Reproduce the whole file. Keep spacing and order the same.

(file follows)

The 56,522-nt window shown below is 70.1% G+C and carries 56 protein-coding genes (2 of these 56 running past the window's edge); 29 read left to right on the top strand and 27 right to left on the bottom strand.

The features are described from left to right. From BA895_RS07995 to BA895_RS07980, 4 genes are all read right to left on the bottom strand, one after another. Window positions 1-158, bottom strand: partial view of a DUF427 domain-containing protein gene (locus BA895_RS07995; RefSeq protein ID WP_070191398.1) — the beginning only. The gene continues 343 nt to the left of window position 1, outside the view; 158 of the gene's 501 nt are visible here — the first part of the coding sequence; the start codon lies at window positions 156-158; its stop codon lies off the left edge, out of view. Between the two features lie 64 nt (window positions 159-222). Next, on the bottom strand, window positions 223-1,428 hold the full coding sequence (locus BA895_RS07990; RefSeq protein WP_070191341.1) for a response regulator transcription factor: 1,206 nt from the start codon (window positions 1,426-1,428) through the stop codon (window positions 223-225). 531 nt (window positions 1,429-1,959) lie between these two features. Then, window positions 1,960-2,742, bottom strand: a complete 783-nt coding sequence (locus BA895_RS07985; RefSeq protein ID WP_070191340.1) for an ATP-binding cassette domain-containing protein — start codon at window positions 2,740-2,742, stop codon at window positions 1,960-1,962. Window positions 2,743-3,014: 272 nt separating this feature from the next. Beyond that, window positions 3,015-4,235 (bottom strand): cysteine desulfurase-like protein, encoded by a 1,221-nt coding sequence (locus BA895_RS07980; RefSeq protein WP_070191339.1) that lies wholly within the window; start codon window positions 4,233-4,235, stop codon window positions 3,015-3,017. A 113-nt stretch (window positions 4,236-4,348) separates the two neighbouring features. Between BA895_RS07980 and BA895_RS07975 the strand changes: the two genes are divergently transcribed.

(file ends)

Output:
The 56,522-nt window shown below is 70.1% G+C and carries 56 protein-coding genes (2 of these 56 running past the window's edge); 29 read left to right on the top strand and 27 right to left on the bottom strand.

The features are described from left to right. From BA895_RS07995 to BA895_RS07980, 4 genes are all read right to left on the bottom strand, one after another. Window positions 1-158, bottom strand: partial view of a DUF427 domain-containing protein gene (locus BA895_RS07995; RefSeq protein ID WP_070191398.1) — the beginning only. The gene continues 343 nt to the left of window position 1, outside the view; 158 of the gene's 501 nt are visible here — the first part of the coding sequence; the start codon lies at window positions 156-158; its stop codon lies off the left edge, out of view. Between the two features lie 64 nt (window positions 159-222). Next, on the bottom strand, window positions 223-1,428 hold the full coding sequence (locus BA895_RS07990; RefSeq protein WP_070191341.1) for a response regulator transcription factor: 1,206 nt from the start codon (window positions 1,426-1,428) through the stop codon (window positions 223-225). 531 nt (window positions 1,429-1,959) lie between these two features. Then, window positions 1,960-2,742, bottom strand: a complete 783-nt coding sequence (locus BA895_RS07985; RefSeq protein ID WP_070191340.1) for an ATP-binding cassette domain-containing protein — start codon at window positions 2,740-2,742, stop codon at window positions 1,960-1,962. Window positions 2,743-3,014: 272 nt separating this feature from the next. Beyond that, window positions 3,015-4,235 (bottom strand): cysteine desulfurase-like protein, encoded by a 1,221-nt coding sequence (locus BA895_RS07980; RefSeq protein WP_070191339.1) that lies wholly within the window; start codon window positions 4,233-4,235, stop codon window positions 3,015-3,017. A 113-nt stretch (window positions 4,236-4,348) separates the two neighbouring features. Between BA895_RS07980 and BA895_RS07975 the strand changes: the two genes are divergently transcribed.